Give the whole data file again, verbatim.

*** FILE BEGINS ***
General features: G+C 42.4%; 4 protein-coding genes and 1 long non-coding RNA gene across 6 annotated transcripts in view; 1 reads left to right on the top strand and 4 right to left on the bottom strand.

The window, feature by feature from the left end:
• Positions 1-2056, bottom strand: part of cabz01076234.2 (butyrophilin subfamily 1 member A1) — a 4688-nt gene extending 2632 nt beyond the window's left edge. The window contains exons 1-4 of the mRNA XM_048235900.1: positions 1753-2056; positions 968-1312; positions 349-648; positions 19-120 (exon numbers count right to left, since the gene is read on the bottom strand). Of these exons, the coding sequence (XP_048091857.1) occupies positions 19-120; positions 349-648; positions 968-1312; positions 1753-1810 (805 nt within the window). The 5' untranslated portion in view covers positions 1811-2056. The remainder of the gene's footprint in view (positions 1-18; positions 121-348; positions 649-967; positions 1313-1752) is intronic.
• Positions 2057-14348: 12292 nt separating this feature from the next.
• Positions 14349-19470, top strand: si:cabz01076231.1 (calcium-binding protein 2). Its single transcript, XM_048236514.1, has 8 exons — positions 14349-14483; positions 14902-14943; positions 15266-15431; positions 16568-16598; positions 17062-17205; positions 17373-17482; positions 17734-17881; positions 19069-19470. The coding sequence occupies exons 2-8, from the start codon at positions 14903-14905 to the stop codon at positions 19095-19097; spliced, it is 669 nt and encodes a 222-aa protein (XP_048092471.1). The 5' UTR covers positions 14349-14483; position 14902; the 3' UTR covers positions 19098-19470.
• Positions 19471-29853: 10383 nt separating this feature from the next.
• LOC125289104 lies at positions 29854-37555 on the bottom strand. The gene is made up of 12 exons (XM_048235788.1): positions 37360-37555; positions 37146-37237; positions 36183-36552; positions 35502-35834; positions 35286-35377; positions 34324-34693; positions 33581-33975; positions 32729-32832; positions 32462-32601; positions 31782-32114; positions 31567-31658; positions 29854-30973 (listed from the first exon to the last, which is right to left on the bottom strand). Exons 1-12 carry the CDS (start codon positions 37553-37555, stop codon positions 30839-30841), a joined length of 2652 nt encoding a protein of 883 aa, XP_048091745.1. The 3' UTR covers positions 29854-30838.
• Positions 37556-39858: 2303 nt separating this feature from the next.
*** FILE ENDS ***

General features: G+C 42.4%; 4 protein-coding genes and 1 long non-coding RNA gene across 6 annotated transcripts in view; 1 reads left to right on the top strand and 4 right to left on the bottom strand.

The window, feature by feature from the left end:
• Positions 1-2056, bottom strand: part of cabz01076234.2 (butyrophilin subfamily 1 member A1) — a 4688-nt gene extending 2632 nt beyond the window's left edge. The window contains exons 1-4 of the mRNA XM_048235900.1: positions 1753-2056; positions 968-1312; positions 349-648; positions 19-120 (exon numbers count right to left, since the gene is read on the bottom strand). Of these exons, the coding sequence (XP_048091857.1) occupies positions 19-120; positions 349-648; positions 968-1312; positions 1753-1810 (805 nt within the window). The 5' untranslated portion in view covers positions 1811-2056. The remainder of the gene's footprint in view (positions 1-18; positions 121-348; positions 649-967; positions 1313-1752) is intronic.
• Positions 2057-14348: 12292 nt separating this feature from the next.
• Positions 14349-19470, top strand: si:cabz01076231.1 (calcium-binding protein 2). Its single transcript, XM_048236514.1, has 8 exons — positions 14349-14483; positions 14902-14943; positions 15266-15431; positions 16568-16598; positions 17062-17205; positions 17373-17482; positions 17734-17881; positions 19069-19470. The coding sequence occupies exons 2-8, from the start codon at positions 14903-14905 to the stop codon at positions 19095-19097; spliced, it is 669 nt and encodes a 222-aa protein (XP_048092471.1). The 5' UTR covers positions 14349-14483; position 14902; the 3' UTR covers positions 19098-19470.
• Positions 19471-29853: 10383 nt separating this feature from the next.
• LOC125289104 lies at positions 29854-37555 on the bottom strand. The gene is made up of 12 exons (XM_048235788.1): positions 37360-37555; positions 37146-37237; positions 36183-36552; positions 35502-35834; positions 35286-35377; positions 34324-34693; positions 33581-33975; positions 32729-32832; positions 32462-32601; positions 31782-32114; positions 31567-31658; positions 29854-30973 (listed from the first exon to the last, which is right to left on the bottom strand). Exons 1-12 carry the CDS (start codon positions 37553-37555, stop codon positions 30839-30841), a joined length of 2652 nt encoding a protein of 883 aa, XP_048091745.1. The 3' UTR covers positions 29854-30838.
• Positions 37556-39858: 2303 nt separating this feature from the next.